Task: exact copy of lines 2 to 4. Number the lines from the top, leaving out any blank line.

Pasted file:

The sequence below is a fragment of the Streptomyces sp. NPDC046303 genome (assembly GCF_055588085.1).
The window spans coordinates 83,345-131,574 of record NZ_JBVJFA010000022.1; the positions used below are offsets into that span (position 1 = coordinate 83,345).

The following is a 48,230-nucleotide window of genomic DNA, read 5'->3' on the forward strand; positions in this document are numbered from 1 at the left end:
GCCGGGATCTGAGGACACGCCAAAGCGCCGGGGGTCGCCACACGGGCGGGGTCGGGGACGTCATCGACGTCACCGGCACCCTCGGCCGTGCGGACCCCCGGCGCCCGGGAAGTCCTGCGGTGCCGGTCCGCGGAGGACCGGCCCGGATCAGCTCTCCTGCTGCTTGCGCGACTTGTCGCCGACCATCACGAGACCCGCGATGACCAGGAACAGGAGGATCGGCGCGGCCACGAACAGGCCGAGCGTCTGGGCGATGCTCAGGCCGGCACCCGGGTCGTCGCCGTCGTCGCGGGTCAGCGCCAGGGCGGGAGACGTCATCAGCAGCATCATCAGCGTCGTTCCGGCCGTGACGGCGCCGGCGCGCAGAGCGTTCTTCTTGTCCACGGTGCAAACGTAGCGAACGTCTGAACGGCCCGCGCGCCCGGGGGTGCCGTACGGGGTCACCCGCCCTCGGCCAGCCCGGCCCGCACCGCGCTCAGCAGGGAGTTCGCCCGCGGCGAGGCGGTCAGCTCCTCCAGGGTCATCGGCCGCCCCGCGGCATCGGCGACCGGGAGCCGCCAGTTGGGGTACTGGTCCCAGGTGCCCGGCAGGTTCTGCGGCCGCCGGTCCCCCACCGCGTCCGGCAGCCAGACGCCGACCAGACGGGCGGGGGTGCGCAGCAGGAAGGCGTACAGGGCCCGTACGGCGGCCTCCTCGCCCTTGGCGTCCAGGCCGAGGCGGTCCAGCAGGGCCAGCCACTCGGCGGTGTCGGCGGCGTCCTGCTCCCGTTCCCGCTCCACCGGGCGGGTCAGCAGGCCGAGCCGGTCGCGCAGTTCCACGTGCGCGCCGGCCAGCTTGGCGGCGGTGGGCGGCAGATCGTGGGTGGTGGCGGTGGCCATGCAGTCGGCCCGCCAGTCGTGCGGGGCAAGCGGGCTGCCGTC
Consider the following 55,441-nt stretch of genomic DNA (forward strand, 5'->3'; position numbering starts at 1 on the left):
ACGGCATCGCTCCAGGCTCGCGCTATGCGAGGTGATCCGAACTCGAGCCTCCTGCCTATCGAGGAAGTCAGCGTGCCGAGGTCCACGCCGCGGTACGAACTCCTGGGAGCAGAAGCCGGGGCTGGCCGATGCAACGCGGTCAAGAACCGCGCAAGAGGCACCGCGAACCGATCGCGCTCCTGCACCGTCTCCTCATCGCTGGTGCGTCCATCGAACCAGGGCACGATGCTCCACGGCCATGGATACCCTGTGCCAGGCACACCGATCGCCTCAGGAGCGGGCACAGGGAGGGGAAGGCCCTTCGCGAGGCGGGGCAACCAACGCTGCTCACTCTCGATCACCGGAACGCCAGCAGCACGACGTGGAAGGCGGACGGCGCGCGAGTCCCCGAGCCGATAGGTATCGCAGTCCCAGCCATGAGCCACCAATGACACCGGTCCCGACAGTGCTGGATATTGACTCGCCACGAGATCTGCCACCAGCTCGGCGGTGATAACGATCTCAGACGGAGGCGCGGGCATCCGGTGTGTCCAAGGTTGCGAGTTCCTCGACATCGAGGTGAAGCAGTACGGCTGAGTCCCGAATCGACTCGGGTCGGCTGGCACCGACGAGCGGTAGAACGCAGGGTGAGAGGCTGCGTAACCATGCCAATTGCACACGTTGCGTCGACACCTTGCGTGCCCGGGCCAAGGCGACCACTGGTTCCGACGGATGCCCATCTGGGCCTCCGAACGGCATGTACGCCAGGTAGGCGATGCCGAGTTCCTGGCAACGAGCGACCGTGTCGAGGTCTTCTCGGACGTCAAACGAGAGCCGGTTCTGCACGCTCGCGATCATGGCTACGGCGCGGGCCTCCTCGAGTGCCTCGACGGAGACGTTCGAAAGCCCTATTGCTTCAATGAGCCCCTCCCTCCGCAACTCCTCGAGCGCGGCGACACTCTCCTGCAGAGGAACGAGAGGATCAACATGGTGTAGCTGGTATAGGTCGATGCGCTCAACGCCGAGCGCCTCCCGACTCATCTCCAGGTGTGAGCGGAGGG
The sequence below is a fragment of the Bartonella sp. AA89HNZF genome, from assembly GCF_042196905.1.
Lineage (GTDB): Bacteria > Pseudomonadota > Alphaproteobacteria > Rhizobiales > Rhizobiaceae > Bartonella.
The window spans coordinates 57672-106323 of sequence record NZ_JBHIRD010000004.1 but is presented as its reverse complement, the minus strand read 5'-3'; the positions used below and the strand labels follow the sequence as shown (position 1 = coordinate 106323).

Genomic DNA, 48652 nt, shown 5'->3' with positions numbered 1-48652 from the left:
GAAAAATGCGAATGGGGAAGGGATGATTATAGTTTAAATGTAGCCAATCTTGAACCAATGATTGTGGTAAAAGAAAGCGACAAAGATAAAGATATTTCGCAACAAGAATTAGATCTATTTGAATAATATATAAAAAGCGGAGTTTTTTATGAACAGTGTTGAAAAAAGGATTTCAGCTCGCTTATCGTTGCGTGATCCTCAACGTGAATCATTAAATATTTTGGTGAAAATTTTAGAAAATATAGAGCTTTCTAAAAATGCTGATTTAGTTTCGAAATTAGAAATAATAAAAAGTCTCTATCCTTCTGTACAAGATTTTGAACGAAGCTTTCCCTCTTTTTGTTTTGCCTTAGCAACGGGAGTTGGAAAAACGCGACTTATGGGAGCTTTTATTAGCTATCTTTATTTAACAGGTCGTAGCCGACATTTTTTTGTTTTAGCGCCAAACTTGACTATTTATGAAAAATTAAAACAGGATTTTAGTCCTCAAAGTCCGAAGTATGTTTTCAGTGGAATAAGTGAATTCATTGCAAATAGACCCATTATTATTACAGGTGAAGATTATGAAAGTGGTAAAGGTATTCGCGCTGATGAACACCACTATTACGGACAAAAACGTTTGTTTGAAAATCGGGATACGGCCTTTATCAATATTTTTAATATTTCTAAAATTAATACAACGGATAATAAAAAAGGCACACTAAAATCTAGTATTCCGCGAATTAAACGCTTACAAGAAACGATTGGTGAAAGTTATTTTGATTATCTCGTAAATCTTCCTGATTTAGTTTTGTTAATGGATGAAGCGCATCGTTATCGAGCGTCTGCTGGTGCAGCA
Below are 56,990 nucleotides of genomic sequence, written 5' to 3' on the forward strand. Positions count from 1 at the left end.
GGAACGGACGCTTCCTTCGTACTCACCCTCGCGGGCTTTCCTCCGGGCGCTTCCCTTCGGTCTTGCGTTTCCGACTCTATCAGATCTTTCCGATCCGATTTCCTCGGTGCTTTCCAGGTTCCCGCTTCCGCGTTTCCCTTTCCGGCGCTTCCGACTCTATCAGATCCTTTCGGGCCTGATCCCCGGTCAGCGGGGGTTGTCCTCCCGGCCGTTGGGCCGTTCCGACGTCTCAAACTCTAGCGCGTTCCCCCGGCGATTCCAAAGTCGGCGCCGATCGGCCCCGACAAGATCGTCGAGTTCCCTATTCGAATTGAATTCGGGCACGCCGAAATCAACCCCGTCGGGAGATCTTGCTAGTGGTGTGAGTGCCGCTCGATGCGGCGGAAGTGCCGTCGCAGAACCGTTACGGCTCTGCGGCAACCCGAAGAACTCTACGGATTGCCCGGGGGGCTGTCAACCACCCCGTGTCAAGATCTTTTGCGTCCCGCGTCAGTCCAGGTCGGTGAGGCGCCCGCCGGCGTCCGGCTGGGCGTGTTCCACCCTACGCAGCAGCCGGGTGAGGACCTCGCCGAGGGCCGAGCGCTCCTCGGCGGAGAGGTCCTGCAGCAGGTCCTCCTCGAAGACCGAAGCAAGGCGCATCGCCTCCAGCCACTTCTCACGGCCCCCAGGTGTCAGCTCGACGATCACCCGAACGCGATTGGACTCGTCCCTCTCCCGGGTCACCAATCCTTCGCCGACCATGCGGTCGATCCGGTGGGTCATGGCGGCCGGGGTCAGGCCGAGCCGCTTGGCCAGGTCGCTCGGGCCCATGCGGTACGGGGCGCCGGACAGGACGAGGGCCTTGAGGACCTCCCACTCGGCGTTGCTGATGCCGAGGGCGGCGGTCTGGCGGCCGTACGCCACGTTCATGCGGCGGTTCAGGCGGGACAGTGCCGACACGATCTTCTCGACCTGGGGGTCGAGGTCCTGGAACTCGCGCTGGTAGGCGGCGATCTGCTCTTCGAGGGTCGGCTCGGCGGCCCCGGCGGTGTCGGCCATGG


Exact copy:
The window spans coordinates 83,345-131,574 of record NZ_JBVJFA010000022.1; the positions used below are offsets into that span (position 1 = coordinate 83,345).

The following is a 48,230-nucleotide window of genomic DNA, read 5'->3' on the forward strand; positions in this document are numbered from 1 at the left end:
GCCGGGATCTGAGGACACGCCAAAGCGCCGGGGGTCGCCACACGGGCGGGGTCGGGGACGTCATCGACGTCACCGGCACCCTCGGCCGTGCGGACCCCCGGCGCCCGGGAAGTCCTGCGGTGCCGGTCCGCGGAGGACCGGCCCGGATCAGCTCTCCTGCTGCTTGCGCGACTTGTCGCCGACCATCACGAGACCCGCGATGACCAGGAACAGGAGGATCGGCGCGGCCACGAACAGGCCGAGCGTCTGGGCGATGCTCAGGCCGGCACCCGGGTCGTCGCCGTCGTCGCGGGTCAGCGCCAGGGCGGGAGACGTCATCAGCAGCATCATCAGCGTCGTTCCGGCCGTGACGGCGCCGGCGCGCAGAGCGTTCTTCTTGTCCACGGTGCAAACGTAGCGAACGTCTGAACGGCCCGCGCGCCCGGGGGTGCCGTACGGGGTCACCCGCCCTCGGCCAGCCCGGCCCGCACCGCGCTCAGCAGGGAGTTCGCCCGCGGCGAGGCGGTCAGCTCCTCCAGGGTCATCGGCCGCCCCGCGGCATCGGCGACCGGGAGCCGCCAGTTGGGGTACTGGTCCCAGGTGCCCGGCAGGTTCTGCGGCCGCCGGTCCCCCACCGCGTCCGGCAGCCAGACGCCGACCAGACGGGCGGGGGTGCGCAGCAGGAAGGCGTACAGGGCCCGTACGGCGGCCTCCTCGCCCTTGGCGTCCAGGCCGAGGCGGTCCAGCAGGGCCAGCCACTCGGCGGTGTCGGCGGCGTCCTGCTCCCGTTCCCGCTCCACCGGGCGGGTCAGCAGGCCGAGCCGGTCGCGCAGTTCCACGTGCGCGCCGGCCAGCTTGGCGGCGGTGGGCGGCAGATCGTGGGTGGTGGCGGTGGCCATGCAGTCGGCCCGCCAGTCGTGCGGGGCAAGCGGGCTGCCGTC